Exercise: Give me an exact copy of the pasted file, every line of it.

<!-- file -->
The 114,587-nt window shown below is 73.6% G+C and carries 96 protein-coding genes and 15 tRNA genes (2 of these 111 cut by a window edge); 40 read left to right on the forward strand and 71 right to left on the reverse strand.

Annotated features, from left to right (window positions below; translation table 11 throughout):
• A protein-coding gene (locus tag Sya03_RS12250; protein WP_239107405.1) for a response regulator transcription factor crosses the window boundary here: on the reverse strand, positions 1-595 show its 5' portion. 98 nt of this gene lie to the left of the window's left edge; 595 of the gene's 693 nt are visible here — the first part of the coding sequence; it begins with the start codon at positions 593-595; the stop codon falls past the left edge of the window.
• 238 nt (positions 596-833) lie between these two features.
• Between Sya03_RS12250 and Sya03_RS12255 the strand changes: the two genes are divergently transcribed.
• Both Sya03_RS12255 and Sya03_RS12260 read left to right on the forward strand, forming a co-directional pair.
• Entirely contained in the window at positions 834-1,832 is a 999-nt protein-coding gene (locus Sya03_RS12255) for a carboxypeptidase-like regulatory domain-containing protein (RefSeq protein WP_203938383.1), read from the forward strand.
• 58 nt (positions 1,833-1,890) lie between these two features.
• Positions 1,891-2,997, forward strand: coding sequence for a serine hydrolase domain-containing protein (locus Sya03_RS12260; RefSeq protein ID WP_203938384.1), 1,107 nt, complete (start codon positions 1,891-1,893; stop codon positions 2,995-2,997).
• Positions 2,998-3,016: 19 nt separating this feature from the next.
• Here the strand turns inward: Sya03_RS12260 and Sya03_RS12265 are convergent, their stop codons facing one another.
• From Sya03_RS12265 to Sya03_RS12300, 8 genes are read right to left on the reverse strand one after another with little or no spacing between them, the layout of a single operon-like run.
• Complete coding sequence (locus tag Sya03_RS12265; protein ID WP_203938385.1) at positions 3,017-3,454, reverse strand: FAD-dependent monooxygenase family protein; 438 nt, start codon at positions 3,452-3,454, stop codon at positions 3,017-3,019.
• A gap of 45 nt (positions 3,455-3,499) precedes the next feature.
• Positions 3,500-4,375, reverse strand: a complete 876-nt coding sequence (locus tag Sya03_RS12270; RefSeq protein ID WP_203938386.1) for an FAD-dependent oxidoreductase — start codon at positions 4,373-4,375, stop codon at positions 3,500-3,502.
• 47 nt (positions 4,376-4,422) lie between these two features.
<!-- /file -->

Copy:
The 114,587-nt window shown below is 73.6% G+C and carries 96 protein-coding genes and 15 tRNA genes (2 of these 111 cut by a window edge); 40 read left to right on the forward strand and 71 right to left on the reverse strand.

Annotated features, from left to right (window positions below; translation table 11 throughout):
• A protein-coding gene (locus tag Sya03_RS12250; protein WP_239107405.1) for a response regulator transcription factor crosses the window boundary here: on the reverse strand, positions 1-595 show its 5' portion. 98 nt of this gene lie to the left of the window's left edge; 595 of the gene's 693 nt are visible here — the first part of the coding sequence; it begins with the start codon at positions 593-595; the stop codon falls past the left edge of the window.
• 238 nt (positions 596-833) lie between these two features.
• Between Sya03_RS12250 and Sya03_RS12255 the strand changes: the two genes are divergently transcribed.
• Both Sya03_RS12255 and Sya03_RS12260 read left to right on the forward strand, forming a co-directional pair.
• Entirely contained in the window at positions 834-1,832 is a 999-nt protein-coding gene (locus Sya03_RS12255) for a carboxypeptidase-like regulatory domain-containing protein (RefSeq protein WP_203938383.1), read from the forward strand.
• 58 nt (positions 1,833-1,890) lie between these two features.
• Positions 1,891-2,997, forward strand: coding sequence for a serine hydrolase domain-containing protein (locus Sya03_RS12260; RefSeq protein ID WP_203938384.1), 1,107 nt, complete (start codon positions 1,891-1,893; stop codon positions 2,995-2,997).
• Positions 2,998-3,016: 19 nt separating this feature from the next.
• Here the strand turns inward: Sya03_RS12260 and Sya03_RS12265 are convergent, their stop codons facing one another.
• From Sya03_RS12265 to Sya03_RS12300, 8 genes are read right to left on the reverse strand one after another with little or no spacing between them, the layout of a single operon-like run.
• Complete coding sequence (locus tag Sya03_RS12265; protein ID WP_203938385.1) at positions 3,017-3,454, reverse strand: FAD-dependent monooxygenase family protein; 438 nt, start codon at positions 3,452-3,454, stop codon at positions 3,017-3,019.
• A gap of 45 nt (positions 3,455-3,499) precedes the next feature.
• Positions 3,500-4,375, reverse strand: a complete 876-nt coding sequence (locus tag Sya03_RS12270; RefSeq protein ID WP_203938386.1) for an FAD-dependent oxidoreductase — start codon at positions 4,373-4,375, stop codon at positions 3,500-3,502.
• 47 nt (positions 4,376-4,422) lie between these two features.